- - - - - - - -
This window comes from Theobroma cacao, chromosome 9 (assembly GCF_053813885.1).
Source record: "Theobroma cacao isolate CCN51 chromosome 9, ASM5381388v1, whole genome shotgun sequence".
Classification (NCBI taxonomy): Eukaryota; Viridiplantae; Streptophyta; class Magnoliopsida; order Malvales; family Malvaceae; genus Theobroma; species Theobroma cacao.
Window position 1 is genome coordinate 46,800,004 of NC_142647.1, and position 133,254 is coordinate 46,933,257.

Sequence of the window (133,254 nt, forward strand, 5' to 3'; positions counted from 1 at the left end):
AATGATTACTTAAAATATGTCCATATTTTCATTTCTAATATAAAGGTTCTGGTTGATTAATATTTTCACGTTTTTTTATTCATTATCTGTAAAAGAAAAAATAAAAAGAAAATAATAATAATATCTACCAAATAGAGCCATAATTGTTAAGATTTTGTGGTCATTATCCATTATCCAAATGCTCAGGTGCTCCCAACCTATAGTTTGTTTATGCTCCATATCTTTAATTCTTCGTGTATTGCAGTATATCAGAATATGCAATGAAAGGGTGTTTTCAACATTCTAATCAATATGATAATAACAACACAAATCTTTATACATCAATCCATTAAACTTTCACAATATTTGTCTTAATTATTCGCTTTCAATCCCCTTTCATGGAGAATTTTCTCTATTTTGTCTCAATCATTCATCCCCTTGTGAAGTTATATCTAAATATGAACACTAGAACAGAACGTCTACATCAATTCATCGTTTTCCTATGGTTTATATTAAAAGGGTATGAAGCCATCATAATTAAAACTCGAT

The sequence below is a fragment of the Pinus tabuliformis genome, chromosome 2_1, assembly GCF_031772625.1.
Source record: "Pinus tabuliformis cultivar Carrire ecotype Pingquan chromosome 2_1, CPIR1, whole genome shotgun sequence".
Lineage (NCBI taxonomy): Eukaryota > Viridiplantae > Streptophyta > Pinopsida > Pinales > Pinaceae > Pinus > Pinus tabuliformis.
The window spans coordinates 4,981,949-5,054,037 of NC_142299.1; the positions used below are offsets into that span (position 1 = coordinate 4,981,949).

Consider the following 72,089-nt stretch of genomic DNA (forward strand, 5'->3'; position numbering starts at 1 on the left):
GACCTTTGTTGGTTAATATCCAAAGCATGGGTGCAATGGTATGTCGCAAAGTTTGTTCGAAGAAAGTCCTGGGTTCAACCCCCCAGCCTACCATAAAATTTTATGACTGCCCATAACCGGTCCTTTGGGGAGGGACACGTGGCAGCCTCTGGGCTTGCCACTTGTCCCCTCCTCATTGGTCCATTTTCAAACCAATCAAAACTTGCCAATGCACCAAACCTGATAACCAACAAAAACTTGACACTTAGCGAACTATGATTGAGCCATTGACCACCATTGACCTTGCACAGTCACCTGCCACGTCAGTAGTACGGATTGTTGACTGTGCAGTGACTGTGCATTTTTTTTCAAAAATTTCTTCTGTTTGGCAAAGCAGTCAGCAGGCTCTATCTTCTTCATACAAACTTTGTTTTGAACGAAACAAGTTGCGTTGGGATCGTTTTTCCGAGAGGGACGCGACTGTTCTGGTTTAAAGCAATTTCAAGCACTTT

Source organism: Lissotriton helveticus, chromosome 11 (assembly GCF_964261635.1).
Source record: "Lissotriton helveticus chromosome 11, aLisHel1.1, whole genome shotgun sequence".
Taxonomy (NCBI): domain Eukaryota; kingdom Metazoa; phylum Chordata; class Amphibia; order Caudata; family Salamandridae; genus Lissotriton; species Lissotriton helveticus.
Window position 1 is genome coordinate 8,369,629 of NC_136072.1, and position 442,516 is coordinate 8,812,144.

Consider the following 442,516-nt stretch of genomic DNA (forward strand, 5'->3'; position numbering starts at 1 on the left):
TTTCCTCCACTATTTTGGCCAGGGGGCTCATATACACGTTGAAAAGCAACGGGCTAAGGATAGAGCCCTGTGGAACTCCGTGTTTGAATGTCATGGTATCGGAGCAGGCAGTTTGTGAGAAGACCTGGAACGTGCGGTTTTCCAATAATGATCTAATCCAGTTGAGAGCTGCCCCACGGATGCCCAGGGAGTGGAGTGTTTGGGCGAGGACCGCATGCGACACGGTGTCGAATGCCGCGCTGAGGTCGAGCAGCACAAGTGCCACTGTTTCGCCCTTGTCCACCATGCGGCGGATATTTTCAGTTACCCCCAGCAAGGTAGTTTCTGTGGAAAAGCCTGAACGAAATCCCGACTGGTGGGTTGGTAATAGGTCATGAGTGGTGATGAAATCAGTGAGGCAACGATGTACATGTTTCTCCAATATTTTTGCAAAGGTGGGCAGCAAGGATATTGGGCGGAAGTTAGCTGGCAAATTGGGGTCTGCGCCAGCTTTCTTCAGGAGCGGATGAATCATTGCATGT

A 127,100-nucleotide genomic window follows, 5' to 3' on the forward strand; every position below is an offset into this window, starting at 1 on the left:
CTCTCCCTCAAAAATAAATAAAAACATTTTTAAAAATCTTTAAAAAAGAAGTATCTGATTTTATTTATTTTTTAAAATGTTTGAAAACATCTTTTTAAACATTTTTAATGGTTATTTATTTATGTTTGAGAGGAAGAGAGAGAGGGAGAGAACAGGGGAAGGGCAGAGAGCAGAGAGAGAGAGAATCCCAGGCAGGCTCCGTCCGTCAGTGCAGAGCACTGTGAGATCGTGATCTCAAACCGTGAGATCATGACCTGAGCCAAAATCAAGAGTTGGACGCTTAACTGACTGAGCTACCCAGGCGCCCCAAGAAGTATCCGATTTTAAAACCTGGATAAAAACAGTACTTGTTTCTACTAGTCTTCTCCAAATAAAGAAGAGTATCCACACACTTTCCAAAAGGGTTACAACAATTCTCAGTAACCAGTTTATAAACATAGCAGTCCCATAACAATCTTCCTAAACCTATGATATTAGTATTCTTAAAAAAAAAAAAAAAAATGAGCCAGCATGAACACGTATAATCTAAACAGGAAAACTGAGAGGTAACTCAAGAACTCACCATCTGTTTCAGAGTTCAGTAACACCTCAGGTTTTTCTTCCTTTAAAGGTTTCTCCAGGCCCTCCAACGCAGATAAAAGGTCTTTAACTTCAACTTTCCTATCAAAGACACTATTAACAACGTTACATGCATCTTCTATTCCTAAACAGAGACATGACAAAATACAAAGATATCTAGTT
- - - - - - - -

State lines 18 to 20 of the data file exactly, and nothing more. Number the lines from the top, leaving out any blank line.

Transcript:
TTTCCTCCACTATTTTGGCCAGGGGGCTCATATACACGTTGAAAAGCAACGGGCTAAGGATAGAGCCCTGTGGAACTCCGTGTTTGAATGTCATGGTATCGGAGCAGGCAGTTTGTGAGAAGACCTGGAACGTGCGGTTTTCCAATAATGATCTAATCCAGTTGAGAGCTGCCCCACGGATGCCCAGGGAGTGGAGTGTTTGGGCGAGGACCGCATGCGACACGGTGTCGAATGCCGCGCTGAGGTCGAGCAGCACAAGTGCCACTGTTTCGCCCTTGTCCACCATGCGGCGGATATTTTCAGTTACCCCCAGCAAGGTAGTTTCTGTGGAAAAGCCTGAACGAAATCCCGACTGGTGGGTTGGTAATAGGTCATGAGTGGTGATGAAATCAGTGAGGCAACGATGTACATGTTTCTCCAATATTTTTGCAAAGGTGGGCAGCAAGGATATTGGGCGGAAGTTAGCTGGCAAATTGGGGTCTGCGCCAGCTTTCTTCAGGAGCGGATGAATCATTGCATGT

A 127,100-nucleotide genomic window follows, 5' to 3' on the forward strand; every position below is an offset into this window, starting at 1 on the left:
CTCTCCCTCAAAAATAAATAAAAACATTTTTAAAAATCTTTAAAAAAGAAGTATCTGATTTTATTTATTTTTTAAAATGTTTGAAAACATCTTTTTAAACATTTTTAATGGTTATTTATTTATGTTTGAGAGGAAGAGAGAGAGGGAGAGAACAGGGGAAGGGCAGAGAGCAGAGAGAGAGAGAATCCCAGGCAGGCTCCGTCCGTCAGTGCAGAGCACTGTGAGATCGTGATCTCAAACCGTGAGATCATGACCTGAGCCAAAATCAAGAGTTGGACGCTTAACTGACTGAGCTACCCAGGCGCCCCAAGAAGTATCCGATTTTAAAACCTGGATAAAAACAGTACTTGTTTCTACTAGTCTTCTCCAAATAAAGAAGAGTATCCACACACTTTCCAAAAGGGTTACAACAATTCTCAGTAACCAGTTTATAAACATAGCAGTCCCATAACAATCTTCCTAAACCTATGATATTAGTATTCTTAAAAAAAAAAAAAAAAATGAGCCAGCATGAACACGTATAATCTAAACAGGAAAACTGAGAGGTAACTCAAGAACTCACCATCTGTTTCAGAGTTCAGTAACACCTCAGGTTTTTCTTCCTTTAAAGGTTTCTCCAGGCCCTCCAACGCAGATAAAAGGTCTTTAACTTCAACTTTCCTATCAAAGACACTATTAACAACGTTACATGCATCTTCTATTCCTAAACAGAGACATGACAAAATACAAAGATATCTAGTT